Watchdog faults Rutgers over contract awards

Posted: August 30, 2013

Rutgers University should have gone further in improving the transparency and cost-effectiveness of its processes for establishing public contracts for goods and services, New Jersey's watchdog agency said in a report released Wednesday following up on a 2011 audit.

"It's really about fundamental fairness and transparency and cost savings for taxpayers," said Comptroller A. Matthew Boxer, whose office produced the report. ". . . So their review looked to whether the practices and procedures that are in place when it comes to spending these taxpayer funds are the kinds of procedures that taxpayers would be comfortable with."

A follow-up report is standard procedure, Boxer said by phone Wednesday. The goal is to monitor organizations to ensure proper action is taken, he said.

With more than $400 million in state funding and state-paid employee benefits in the school's 2013-14 budget, Boxer said, Rutgers needs to show it is properly handling its money.

Of 18 recommendations made in the Jan. 19, 2011, report from the Office of the State Comptroller, eight were implemented in full, four were partially implemented, and six have not been implemented, according to the report.

The university rebutted many of the claims in individual responses to the recommendations, included in the report.

"In many cases, we have embraced the comptroller's suggestions," the university said in a separate statement. "In other instances, we have modified previously existing practices, and, in some cases, we do not believe that a 'one size fits all' approach is in the best interests of the university, its students and those that support our operation."

The initial audit of Rutgers' procurement processes found the school in some cases did not follow its own policies; in other cases, it used a restricted version of competitive bidding that potentially prevented more firms from participating.

Some examples cited in the 2011 audit have been changed, such as eliminating the university's ability to bypass bidding by awarding contracts "in the best interest of the university."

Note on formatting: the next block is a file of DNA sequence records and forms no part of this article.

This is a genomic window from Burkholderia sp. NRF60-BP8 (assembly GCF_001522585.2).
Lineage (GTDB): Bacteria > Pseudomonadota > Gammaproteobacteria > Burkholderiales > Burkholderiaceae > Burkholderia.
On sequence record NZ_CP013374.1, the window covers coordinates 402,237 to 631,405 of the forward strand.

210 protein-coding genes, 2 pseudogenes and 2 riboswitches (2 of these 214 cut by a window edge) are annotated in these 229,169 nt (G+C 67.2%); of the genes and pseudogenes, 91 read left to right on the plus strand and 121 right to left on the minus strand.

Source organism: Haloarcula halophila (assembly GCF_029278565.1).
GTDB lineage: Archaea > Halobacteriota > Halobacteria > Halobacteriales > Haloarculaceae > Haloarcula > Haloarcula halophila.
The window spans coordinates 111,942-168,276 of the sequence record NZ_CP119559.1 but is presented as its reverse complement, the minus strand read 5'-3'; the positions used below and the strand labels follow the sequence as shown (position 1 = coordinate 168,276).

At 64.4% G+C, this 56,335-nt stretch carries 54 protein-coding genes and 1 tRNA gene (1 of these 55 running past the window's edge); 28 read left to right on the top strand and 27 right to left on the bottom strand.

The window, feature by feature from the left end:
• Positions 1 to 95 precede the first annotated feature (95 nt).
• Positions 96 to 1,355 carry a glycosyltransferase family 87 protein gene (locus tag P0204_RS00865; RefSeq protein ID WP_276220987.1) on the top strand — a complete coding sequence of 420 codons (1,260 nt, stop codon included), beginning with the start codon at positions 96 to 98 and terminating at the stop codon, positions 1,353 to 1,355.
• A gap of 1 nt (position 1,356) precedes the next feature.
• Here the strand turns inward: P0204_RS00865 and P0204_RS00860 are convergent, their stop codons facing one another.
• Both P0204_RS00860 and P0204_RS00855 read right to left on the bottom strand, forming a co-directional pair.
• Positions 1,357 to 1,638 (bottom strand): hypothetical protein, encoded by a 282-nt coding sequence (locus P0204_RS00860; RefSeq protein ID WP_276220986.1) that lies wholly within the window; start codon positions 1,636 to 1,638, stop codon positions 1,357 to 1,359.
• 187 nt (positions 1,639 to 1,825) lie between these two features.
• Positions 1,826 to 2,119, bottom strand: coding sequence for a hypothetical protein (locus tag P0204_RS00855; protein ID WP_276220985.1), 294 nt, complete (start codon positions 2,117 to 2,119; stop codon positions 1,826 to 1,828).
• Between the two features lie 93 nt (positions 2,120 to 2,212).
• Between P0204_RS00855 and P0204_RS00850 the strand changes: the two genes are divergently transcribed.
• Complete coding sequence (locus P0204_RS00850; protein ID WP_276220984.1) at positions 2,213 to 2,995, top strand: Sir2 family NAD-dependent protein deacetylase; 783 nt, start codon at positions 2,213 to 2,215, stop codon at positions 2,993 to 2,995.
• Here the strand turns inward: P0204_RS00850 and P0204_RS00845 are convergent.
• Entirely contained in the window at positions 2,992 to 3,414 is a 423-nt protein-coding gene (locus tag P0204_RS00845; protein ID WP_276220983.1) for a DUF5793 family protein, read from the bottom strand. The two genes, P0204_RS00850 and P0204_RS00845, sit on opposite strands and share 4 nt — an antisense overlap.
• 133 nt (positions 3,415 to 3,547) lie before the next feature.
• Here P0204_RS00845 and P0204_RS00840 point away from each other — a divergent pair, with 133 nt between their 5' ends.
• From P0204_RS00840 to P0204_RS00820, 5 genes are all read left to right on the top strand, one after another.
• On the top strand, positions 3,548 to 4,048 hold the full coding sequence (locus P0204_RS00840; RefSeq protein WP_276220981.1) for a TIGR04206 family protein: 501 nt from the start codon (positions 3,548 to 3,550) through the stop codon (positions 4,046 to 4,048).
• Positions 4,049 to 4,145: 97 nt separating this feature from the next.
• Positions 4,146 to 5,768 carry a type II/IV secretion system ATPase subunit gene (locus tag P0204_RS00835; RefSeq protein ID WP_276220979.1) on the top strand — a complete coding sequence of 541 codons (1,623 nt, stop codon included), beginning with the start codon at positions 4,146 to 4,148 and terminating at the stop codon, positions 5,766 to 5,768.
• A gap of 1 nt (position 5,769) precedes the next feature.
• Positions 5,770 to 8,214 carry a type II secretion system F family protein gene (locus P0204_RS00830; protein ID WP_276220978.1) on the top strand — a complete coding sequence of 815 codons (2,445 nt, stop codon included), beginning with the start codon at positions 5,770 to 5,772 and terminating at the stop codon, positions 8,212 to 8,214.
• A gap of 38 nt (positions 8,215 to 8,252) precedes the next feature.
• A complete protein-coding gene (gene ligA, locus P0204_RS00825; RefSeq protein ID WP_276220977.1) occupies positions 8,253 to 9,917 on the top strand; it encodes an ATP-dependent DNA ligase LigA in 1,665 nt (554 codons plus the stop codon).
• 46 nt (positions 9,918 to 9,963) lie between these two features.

But the follow-up report, based on fieldwork conducted from March 2012 through April, found problems remain in two main areas: limiting the pool of bidders for contracts, and the use of sole- or single-source contracts.

The comptroller's office examined five capital project contracts of more than $40,000 and found none was publicly advertised; instead, 10 to 13 firms were invited to bid for general contracting projects, and 24 to 27 firms were invited for architectural-services contracts.

Those firms represent about 6 percent of the school's list of preapproved contractors in those categories, according to the report.

Rutgers rejected several of the recommendations regarding bidding for contracts, saying in its official response that its standards allow for greater autonomy from political influence and citing examples of lower costs obtained for services through its system.

"Rutgers points out that our approach to contracting for capital projects is informed by Rutgers successful completion of over $2 billion worth of construction projects over approximately the last 10 years," the university's response reads.

"Simply put, Rutgers' experience is that inviting a smaller number of well-qualified general contractors (whose experience covers the specific project at hand) leads to much more competitive and well-thought-out bids than casting a wider net to draw in more general contractors who may not have the experience or ability to oversee a large, complex, and often extremely time-sensitive project," the university replied in the report.

The comptroller's office report also continued to recommend further oversight of single-source contracts, which are awarded without competition because only a single vendor can provide the specialized services.

But in one example cited in the report, the university contracted with a catering company for food for some students, a company chosen because "no other vendor could include this level of services," such as vegetarian and gluten-free options.

But other vendors could provide such services, the comptroller's office said, making the awarding of a single-source contract anticompetitive.

Not all the recommendations are enforceable by Boxer's office; state law exempts Rutgers from public bidding requirements that apply to other state colleges and universities. Those colleges must seek bids for contracts of more than $30,700.

Legislation was introduced in 2012 to make Rutgers fall under the limits.

Boxer, who supports that legislation, said he hoped Rutgers would continue to work on the recommendations. Several were complicated by Rutgers' July 1 merger with the bulk of the now-defunct University of Medicine and Dentistry of New Jersey. Rutgers is reviewing its procurement practices as it merges various systems, it said.

"The university is committed to reviewing its practices, so we're interested in seeing how that process plays out," Boxer said.

Contact Jonathan Lai at 856-779-3220,, or follow on Twitter @elaijuh.

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